The social networking phenomenon has fostered many, usually misguided and ill-advised, attempts to capitalize on the popularity of the medium to boost sales, and to market to new (and usually younger) markets.
Since beginning their training division over twenty-five years ago, Improv™ has mastered the art of blending humor and education. Backed by statistical research and a flair for edutainment, Improv TVS, Inc. announces the release of their latest safety training series Don’t Be a Derk—Making Safer Choices with international celebrity Pamela Anderson.
Are your employees watching out for the safety of other people? It’s time to actually start a movement where we take safety beyond just at work and just about the regulations and the rules -- taking it to a point where we constantly watch out for the safety of other people to become as natural as breathing.
Yesterday, I was buying gas and as I was getting out of my car I noticed a couple standing over on the grass next to the sidewalk. They were both smoking and having what appeared to be a pleasant conversation.
Next week I will be conducting the activities surrounding “safety day.” As leader and as a safety practitioner I was the logical selection. The notion of me getting up in front of a group of associates and trumpeting on about safety one day a year may seem laughable to some of my more loyal readers and downright hypocritical to my devoted detractors.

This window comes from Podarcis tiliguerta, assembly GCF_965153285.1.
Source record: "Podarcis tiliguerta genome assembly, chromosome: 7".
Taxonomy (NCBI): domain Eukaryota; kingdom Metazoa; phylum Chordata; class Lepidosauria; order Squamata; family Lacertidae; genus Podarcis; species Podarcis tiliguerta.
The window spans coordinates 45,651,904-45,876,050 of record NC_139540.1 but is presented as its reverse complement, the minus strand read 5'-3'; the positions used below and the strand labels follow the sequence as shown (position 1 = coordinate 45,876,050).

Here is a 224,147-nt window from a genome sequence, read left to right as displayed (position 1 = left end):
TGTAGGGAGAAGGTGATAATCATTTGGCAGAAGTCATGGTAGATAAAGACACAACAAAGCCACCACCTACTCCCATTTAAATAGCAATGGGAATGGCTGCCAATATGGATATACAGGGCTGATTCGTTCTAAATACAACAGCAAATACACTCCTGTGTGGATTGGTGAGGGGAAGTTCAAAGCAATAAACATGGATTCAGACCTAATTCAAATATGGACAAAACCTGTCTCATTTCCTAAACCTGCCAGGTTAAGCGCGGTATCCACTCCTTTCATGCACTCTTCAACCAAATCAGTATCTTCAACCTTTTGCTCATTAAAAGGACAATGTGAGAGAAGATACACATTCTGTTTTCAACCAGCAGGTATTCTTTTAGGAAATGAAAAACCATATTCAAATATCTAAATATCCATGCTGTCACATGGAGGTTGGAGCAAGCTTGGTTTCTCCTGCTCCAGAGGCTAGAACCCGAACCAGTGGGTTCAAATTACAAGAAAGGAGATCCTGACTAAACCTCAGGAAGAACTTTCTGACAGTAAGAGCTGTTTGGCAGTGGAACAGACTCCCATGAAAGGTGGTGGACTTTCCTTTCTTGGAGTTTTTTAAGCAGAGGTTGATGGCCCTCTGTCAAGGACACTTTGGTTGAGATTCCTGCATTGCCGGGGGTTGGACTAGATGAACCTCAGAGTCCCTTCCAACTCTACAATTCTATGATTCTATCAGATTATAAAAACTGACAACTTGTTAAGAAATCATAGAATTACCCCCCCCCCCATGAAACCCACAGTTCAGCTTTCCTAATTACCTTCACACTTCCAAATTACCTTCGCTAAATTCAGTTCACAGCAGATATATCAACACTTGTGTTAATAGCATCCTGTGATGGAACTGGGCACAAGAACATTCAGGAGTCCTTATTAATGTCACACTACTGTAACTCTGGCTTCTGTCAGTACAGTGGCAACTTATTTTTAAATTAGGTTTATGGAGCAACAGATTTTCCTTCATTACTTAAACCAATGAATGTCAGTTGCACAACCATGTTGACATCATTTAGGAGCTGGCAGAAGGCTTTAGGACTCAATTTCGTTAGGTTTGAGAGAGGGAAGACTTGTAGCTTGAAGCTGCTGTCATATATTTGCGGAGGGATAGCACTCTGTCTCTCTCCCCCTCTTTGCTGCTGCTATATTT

Opportunity Teaching. Every day, events in the world give us the opportunity to teach a safety concept or principle. When you pay attention to the news and social media you will be able to capture subjects your employees are actually thinking about; therefore, your message is more likely to be remembered.
Have you ever given thought to how powerful the written word is? Safety speakers and safety professionals are primarily communicators. Understanding the tools we use to communicate is critical to our success. In our field, you often hear phrases such as, “walking your talk,” “being a safety example” and the ever popular, “actions speak louder than words.” I would suggest words are, in fact, actions.
As I was catching up on the goings on of my friends and family on Facebook, I stumbled on a story of a teacher who truly knows how to communicate with students. First, the teacher made it a part of the job as a communicator to know and understand the audience. We, as safety leaders need to do the same.